Picture a penny. You can probably recall its color (copper), which historical figure graces its front (Abraham Lincoln), and even the orientation of the portrait (profile, as opposed to straight on). But can you remember which way Lincoln is facing?
According to MIT research scientist Daniel D. Dilks, only about half of us get this right, meaning we’re performing no better than if we had simply guessed. This well-known phenomenon suggests that left-right distinctions are irrelevant to object recognition; in other words, our brains perceive an object and its mirror image as one and the same.
On the other hand, when people look at scenes, it has long been thought that the brain is sensitive to left-right orientation, since this information is crucial for navigation. (A road curving to the right must be negotiated differently than one curving to the left.)
However, in a recent study at MIT’s McGovern Institute for Brain Research, Dilks and his colleagues identified a part of the brain that appears to be an exception to this rule: It processes scenes, but doesn't seem to distinguish left from right. The results highlight the cognitive differences between perception and action.
The findings were published Aug. 3 in the Journal of Neuroscience; the paper’s senior author is Nancy Kanwisher, the Walter A. Rosenblith Professor of Cognitive Neuroscience, and the co-authors are McGovern Institute technical assistant Joshua B. Julian, graduate student Jonas Kubilius of Belgium’s Katholieke Universiteit Leuven and Professor Elizabeth Spelke of Harvard University.
On the flip side
The researchers started with “a simple hypothesis,” Dilks says: Areas of the brain thought to play a major role in object recognition would be indifferent to right and left, while those that respond to scenes would be sensitive to these distinctions.
To test this idea, they used functional magnetic resonance imaging (fMRI), a technique that measures brain activity associated with perceptual and cognitive tasks. For each trial, participants focused on a pair of images, consisting of two objects or two scenes displayed one after the other. These pairs came in three conditions: two identical images, an image followed by its mirror reversal, or two completely different images.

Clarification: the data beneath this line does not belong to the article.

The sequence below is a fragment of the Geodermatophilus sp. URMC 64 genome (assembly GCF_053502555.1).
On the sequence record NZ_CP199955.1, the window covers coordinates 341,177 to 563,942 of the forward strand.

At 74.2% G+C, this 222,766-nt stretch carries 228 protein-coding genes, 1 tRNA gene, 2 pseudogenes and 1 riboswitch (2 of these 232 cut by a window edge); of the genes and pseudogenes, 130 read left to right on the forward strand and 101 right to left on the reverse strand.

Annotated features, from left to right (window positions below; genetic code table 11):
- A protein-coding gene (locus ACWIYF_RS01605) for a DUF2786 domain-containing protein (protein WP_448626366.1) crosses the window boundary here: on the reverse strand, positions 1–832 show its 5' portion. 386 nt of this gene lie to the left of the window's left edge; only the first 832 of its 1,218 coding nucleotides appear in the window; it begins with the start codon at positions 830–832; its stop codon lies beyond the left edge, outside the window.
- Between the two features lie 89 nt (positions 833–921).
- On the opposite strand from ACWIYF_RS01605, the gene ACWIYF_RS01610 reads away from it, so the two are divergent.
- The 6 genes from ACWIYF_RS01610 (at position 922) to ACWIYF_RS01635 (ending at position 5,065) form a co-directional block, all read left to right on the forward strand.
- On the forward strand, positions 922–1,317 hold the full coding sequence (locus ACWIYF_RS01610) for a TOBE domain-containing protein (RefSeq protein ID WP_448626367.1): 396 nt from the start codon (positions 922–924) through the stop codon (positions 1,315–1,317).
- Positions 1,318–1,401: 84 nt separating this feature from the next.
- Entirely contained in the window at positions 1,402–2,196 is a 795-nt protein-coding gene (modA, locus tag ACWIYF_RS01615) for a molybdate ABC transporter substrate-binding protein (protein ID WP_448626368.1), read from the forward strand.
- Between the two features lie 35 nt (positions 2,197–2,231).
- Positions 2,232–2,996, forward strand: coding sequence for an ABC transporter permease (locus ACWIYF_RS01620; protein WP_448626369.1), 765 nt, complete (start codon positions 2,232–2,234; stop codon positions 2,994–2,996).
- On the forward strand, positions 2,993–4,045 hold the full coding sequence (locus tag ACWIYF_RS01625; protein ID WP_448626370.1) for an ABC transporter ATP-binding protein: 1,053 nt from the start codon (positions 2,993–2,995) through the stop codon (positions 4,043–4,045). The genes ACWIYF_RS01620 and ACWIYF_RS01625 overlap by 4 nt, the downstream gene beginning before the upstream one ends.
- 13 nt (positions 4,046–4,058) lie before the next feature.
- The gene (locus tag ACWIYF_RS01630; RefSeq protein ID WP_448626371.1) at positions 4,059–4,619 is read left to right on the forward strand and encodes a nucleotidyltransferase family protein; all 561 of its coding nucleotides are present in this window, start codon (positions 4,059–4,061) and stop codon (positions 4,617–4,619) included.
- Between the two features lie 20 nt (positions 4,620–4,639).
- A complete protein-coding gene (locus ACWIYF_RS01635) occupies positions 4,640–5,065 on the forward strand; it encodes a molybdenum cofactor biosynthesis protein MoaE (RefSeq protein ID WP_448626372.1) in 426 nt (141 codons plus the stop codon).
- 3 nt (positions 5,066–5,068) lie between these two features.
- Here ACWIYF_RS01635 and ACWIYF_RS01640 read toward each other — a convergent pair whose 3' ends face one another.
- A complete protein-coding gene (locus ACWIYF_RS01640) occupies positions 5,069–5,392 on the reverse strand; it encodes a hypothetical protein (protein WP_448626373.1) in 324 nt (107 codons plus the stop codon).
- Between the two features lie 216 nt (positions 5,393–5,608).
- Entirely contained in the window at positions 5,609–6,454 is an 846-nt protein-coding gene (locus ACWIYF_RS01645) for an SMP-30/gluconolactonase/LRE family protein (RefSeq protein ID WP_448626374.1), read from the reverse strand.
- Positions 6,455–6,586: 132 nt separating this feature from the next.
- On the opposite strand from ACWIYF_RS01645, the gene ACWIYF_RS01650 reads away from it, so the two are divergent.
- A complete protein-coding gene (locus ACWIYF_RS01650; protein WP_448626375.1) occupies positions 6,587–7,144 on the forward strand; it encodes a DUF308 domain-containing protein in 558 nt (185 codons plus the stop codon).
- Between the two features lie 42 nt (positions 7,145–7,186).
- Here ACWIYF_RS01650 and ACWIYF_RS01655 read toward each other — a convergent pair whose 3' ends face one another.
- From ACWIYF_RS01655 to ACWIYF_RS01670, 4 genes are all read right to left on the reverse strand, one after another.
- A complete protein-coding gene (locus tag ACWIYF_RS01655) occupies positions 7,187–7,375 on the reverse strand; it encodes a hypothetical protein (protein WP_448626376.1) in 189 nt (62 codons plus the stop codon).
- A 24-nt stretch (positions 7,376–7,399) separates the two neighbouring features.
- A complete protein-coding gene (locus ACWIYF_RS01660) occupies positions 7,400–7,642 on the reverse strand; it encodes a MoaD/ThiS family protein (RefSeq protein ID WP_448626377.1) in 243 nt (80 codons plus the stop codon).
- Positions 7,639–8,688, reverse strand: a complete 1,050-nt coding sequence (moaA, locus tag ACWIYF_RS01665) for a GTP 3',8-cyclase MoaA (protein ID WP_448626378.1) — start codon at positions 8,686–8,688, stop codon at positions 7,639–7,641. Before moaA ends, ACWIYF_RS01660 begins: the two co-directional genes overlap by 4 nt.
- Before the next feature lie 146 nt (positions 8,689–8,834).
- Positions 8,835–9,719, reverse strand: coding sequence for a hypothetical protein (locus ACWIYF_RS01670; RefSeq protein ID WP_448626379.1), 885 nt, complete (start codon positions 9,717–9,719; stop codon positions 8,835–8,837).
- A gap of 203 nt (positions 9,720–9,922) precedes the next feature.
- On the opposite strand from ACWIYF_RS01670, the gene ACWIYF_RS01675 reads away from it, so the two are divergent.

The researchers predicted that for objects, the brain’s response to a pair of mirror images would closely resemble its response to two identical images; that is, brain activity would drop off upon recognition of the second image as the same or virtually the same as the first. On the other hand, for scenes, they expected that mirror-image pairs would be treated as two different images, with the second image provoking a brain response just as intense as the first.
But “we found that it didn’t work out that way,” Dilks says. The researchers were most surprised by the data from the scene-selective regions they analyzed. Two regions were in line with predictions — that is, they were sensitive to left-right reversals — but one, the parahippocampal place area, or PPA, was not.
Perception versus action
When it comes to processing objects, Dilks says cognitive neuroscientists largely agree that the brain has two separate pathways: one for perception and another for action. When you’re looking at a mug, he says, it doesn’t much matter if the handle is facing left or right; you still recognize it as a mug. If you’re planning to do something with the mug — say, grasp it and bring it to your lips — then “you better [know] left and right, because otherwise you’ll be floundering all around trying to pick it up,” he says.
But for scenes, scientists traditionally assumed that all regions were sensitive to mirror-image distinctions. "Most people consider scene regions to be relevant for navigation," Dilks says. "If there's a scene region that doesn't care about left and right, then that region is not helping you with navigation."
Doris Tsao, an assistant professor of biology at the California Institute of Technology, reaches the same conclusion, saying the new study “challenges the theory that the PPA plays a direct role in navigation, and suggests instead that it may be involved in scene recognition.”
This in turn implies that there must be some evolutionary advantage to being able to simply characterize one’s surroundings without necessarily needing to navigate them, which makes sense for higher-order social creatures such as humans. Identifying the type of environment you’re in, whether it’s an office, a playground or a bar, gives you clues as to how you should act.
“You’re going to behave very differently at a beach than you would in the city, for example,” Dilks says.